C.S. Lewis once compared the two desires as follows, to make the point that something about sex had gotten incommensurate in his own time: “There is nothing to be ashamed of in enjoying your food: there would be everything to be ashamed of if half the world made food the main interest of their lives and spent their time looking at pictures of food and dribbling and smacking their lips.” He was making a point in the genre of reductio ad absurdum.
But for the jibe to work as it once did, our shared sense of what is absurd about it must work too — and that shared sense, in an age as visually, morally, and aesthetically dominated by food as is our own, is waning fast. Consider the coining of the term “gastroporn” to describe the eerily similar styles of high-definition pornography on the one hand and stylized shots of food on the other. Actually, the term is not even that new. It dates back at least 30 years, to a 1977 essay by that title in the New York Review of Books. In it author Andrew Cockburn observed that “it cannot escape attention that there are curious parallels between manuals on sexual techniques and manuals on the preparation of food; the same studious emphasis on leisurely technique, the same apostrophes to the ultimate, heavenly delights. True gastro-porn heightens the excitement and also the sense of the unattainable by proffering colored photographs of various completed recipes.”
With such a transfer, the polar migrations of food and sex during the last half century would appear complete.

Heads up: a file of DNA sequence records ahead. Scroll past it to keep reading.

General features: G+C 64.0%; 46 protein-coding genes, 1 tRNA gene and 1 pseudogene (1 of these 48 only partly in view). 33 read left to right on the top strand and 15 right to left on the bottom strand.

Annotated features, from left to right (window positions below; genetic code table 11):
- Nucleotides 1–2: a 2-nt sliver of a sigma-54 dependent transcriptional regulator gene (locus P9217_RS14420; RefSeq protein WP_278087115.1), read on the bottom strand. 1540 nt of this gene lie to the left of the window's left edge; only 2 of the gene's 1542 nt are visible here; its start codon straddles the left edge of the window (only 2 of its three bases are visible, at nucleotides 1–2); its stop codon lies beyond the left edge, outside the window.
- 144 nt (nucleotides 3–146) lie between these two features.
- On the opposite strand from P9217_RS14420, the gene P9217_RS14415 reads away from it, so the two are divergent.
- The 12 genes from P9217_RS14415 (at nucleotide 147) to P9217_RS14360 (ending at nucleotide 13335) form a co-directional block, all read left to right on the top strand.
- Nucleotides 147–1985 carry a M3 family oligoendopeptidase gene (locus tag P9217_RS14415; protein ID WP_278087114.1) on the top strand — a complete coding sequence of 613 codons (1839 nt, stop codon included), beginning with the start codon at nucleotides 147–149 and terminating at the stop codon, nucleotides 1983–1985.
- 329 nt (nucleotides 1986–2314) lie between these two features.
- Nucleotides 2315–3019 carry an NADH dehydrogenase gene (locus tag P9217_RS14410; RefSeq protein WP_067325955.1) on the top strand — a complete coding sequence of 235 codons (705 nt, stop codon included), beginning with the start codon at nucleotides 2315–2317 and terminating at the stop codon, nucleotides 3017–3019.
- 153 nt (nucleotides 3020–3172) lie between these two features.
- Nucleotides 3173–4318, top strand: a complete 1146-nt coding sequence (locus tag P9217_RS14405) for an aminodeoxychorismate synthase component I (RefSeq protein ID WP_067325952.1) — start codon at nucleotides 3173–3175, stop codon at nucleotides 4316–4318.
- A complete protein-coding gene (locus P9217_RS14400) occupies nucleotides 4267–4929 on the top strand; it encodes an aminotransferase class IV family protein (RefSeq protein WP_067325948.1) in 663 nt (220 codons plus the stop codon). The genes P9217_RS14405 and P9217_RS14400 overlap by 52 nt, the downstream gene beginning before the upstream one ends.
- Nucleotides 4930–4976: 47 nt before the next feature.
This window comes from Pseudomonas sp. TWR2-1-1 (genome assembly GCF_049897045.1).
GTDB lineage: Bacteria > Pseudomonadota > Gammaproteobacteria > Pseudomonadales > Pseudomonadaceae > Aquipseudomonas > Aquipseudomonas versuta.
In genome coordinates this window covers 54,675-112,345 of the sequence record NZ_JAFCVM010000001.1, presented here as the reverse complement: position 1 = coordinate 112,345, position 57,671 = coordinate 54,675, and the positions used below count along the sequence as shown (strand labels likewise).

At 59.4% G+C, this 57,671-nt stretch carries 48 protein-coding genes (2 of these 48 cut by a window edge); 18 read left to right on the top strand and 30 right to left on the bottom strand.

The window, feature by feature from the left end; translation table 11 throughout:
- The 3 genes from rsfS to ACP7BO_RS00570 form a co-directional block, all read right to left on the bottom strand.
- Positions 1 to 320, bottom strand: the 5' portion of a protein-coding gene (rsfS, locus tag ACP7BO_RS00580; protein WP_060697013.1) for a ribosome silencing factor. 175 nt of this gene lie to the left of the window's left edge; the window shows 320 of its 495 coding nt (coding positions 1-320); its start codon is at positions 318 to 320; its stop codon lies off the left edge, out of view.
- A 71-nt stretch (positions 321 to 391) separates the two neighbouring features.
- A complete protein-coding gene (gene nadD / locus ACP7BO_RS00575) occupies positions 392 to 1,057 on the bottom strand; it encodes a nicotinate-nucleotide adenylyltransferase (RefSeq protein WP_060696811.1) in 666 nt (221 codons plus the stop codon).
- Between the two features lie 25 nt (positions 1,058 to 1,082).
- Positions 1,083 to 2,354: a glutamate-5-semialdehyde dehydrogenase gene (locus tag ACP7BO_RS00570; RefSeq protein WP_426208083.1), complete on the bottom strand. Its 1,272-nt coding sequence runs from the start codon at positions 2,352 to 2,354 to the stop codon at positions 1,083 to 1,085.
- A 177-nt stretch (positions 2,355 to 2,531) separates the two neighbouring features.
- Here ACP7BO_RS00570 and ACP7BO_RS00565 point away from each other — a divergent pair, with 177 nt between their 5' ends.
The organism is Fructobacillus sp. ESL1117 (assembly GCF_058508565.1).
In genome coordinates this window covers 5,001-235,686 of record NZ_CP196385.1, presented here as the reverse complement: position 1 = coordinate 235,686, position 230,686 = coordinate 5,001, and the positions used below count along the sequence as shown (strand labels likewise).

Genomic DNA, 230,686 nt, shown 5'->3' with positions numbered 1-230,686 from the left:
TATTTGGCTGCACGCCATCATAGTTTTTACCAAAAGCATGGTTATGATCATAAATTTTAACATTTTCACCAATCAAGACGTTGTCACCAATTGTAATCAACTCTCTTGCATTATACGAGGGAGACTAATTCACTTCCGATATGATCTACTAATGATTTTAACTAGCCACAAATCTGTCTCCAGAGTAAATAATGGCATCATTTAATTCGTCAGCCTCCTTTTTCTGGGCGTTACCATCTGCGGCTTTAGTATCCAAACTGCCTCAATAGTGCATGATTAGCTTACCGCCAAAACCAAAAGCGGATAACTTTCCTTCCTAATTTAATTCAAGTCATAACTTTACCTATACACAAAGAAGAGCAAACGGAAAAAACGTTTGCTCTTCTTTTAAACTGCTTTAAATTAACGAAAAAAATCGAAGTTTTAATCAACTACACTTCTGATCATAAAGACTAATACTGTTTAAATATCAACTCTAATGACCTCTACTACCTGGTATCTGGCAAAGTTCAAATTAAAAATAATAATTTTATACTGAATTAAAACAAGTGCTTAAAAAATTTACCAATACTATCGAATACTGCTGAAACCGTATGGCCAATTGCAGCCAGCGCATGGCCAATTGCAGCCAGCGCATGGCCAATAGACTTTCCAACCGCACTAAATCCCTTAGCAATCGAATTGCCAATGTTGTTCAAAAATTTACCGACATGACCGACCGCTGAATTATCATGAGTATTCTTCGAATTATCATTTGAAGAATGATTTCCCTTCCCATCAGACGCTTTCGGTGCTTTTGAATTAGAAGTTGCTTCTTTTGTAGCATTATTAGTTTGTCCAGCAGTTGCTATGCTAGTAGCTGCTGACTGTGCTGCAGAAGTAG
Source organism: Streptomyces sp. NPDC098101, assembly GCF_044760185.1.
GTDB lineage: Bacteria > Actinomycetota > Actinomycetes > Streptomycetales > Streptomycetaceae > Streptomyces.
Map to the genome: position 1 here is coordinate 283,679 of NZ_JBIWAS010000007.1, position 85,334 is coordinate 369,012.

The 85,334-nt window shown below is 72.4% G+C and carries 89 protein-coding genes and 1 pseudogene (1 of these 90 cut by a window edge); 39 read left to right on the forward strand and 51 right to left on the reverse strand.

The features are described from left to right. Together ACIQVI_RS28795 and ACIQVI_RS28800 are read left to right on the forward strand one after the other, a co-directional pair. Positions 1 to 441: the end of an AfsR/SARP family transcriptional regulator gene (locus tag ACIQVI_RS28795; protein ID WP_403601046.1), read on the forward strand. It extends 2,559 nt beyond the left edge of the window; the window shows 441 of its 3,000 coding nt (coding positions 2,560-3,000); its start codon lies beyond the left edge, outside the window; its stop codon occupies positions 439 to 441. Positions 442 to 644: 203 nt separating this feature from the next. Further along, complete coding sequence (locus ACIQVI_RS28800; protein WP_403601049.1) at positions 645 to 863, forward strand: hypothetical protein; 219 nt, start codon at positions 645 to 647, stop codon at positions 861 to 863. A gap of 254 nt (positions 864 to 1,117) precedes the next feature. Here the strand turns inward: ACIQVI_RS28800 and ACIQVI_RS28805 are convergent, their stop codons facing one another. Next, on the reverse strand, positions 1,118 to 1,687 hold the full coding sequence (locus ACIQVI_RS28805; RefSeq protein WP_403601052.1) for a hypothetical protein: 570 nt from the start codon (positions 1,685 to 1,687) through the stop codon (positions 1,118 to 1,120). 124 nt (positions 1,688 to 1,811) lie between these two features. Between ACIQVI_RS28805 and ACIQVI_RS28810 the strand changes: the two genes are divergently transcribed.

I found it interesting that there is a link between vegeterianism and religious thought. And of course food laws and dietary restrictions are to be seen as significant aspects of major world religions.
Alongside macrobiotics, the past decades have also seen tremendous growth in vegetarianism and its related offshoots, another food system that typically makes moral as well as health claims. As a movement, and depending on which part of the world one looks at, vegetarianism predates macrobiotics.1 Vegetarian histories claim for themselves the Brahmins, Buddhists, Jainists, and Zoroastrians, as well as certain Jewish and Christian practitioners. In the modern West, Percy Bysshe Shelley was a prominent activist in the early nineteenth century; and the first Vegetarian Society was founded in England in 1847.
Around the same time in the United States, a Presbyterian minister named Sylvester Graham popularized vegetarianism in tandem with a campaign against excess of all kinds (ironically, under the circumstances, this health titan is remembered primarily for the Graham cracker). Various other American religious groups have also gone in for vegetarianism, including the Seventh Day Adventists, studies on whom make up some of the most compelling data about the possible health benefits of a diet devoid of animal flesh. Uniting numerous discrete movements under one umbrella is the International Vegetarian Union, which started just a hundred years ago, in 1908.